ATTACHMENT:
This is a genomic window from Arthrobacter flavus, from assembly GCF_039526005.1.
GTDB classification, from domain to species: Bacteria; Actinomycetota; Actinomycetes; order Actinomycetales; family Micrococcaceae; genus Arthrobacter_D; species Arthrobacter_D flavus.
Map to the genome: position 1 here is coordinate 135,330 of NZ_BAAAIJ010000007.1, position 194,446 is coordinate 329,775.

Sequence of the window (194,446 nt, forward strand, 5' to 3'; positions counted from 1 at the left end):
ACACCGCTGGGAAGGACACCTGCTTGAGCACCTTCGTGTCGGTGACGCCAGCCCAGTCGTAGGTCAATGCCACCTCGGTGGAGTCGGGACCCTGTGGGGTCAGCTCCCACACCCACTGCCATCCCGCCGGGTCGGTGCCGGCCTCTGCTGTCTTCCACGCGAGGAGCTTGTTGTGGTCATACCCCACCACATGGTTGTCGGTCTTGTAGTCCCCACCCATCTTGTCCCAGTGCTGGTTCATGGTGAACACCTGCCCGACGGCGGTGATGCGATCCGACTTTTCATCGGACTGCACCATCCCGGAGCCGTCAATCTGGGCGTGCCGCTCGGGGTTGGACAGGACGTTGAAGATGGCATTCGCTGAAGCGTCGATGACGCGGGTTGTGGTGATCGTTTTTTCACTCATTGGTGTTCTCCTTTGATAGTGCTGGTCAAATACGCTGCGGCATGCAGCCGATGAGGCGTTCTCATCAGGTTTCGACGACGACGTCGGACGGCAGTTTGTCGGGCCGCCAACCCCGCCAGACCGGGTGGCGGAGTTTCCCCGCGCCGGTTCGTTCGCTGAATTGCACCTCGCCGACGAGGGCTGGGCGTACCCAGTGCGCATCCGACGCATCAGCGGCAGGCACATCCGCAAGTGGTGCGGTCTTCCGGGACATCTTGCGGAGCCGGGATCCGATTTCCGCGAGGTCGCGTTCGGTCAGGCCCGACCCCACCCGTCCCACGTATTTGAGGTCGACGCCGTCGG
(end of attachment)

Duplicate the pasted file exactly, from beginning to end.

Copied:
This is a genomic window from Arthrobacter flavus, from assembly GCF_039526005.1.
GTDB classification, from domain to species: Bacteria; Actinomycetota; Actinomycetes; order Actinomycetales; family Micrococcaceae; genus Arthrobacter_D; species Arthrobacter_D flavus.
Map to the genome: position 1 here is coordinate 135,330 of NZ_BAAAIJ010000007.1, position 194,446 is coordinate 329,775.

Sequence of the window (194,446 nt, forward strand, 5' to 3'; positions counted from 1 at the left end):
ACACCGCTGGGAAGGACACCTGCTTGAGCACCTTCGTGTCGGTGACGCCAGCCCAGTCGTAGGTCAATGCCACCTCGGTGGAGTCGGGACCCTGTGGGGTCAGCTCCCACACCCACTGCCATCCCGCCGGGTCGGTGCCGGCCTCTGCTGTCTTCCACGCGAGGAGCTTGTTGTGGTCATACCCCACCACATGGTTGTCGGTCTTGTAGTCCCCACCCATCTTGTCCCAGTGCTGGTTCATGGTGAACACCTGCCCGACGGCGGTGATGCGATCCGACTTTTCATCGGACTGCACCATCCCGGAGCCGTCAATCTGGGCGTGCCGCTCGGGGTTGGACAGGACGTTGAAGATGGCATTCGCTGAAGCGTCGATGACGCGGGTTGTGGTGATCGTTTTTTCACTCATTGGTGTTCTCCTTTGATAGTGCTGGTCAAATACGCTGCGGCATGCAGCCGATGAGGCGTTCTCATCAGGTTTCGACGACGACGTCGGACGGCAGTTTGTCGGGCCGCCAACCCCGCCAGACCGGGTGGCGGAGTTTCCCCGCGCCGGTTCGTTCGCTGAATTGCACCTCGCCGACGAGGGCTGGGCGTACCCAGTGCGCATCCGACGCATCAGCGGCAGGCACATCCGCAAGTGGTGCGGTCTTCCGGGACATCTTGCGGAGCCGGGATCCGATTTCCGCGAGGTCGCGTTCGGTCAGGCCCGACCCCACCCGTCCCACGTATTTGAGGTCGACGCCGTCGG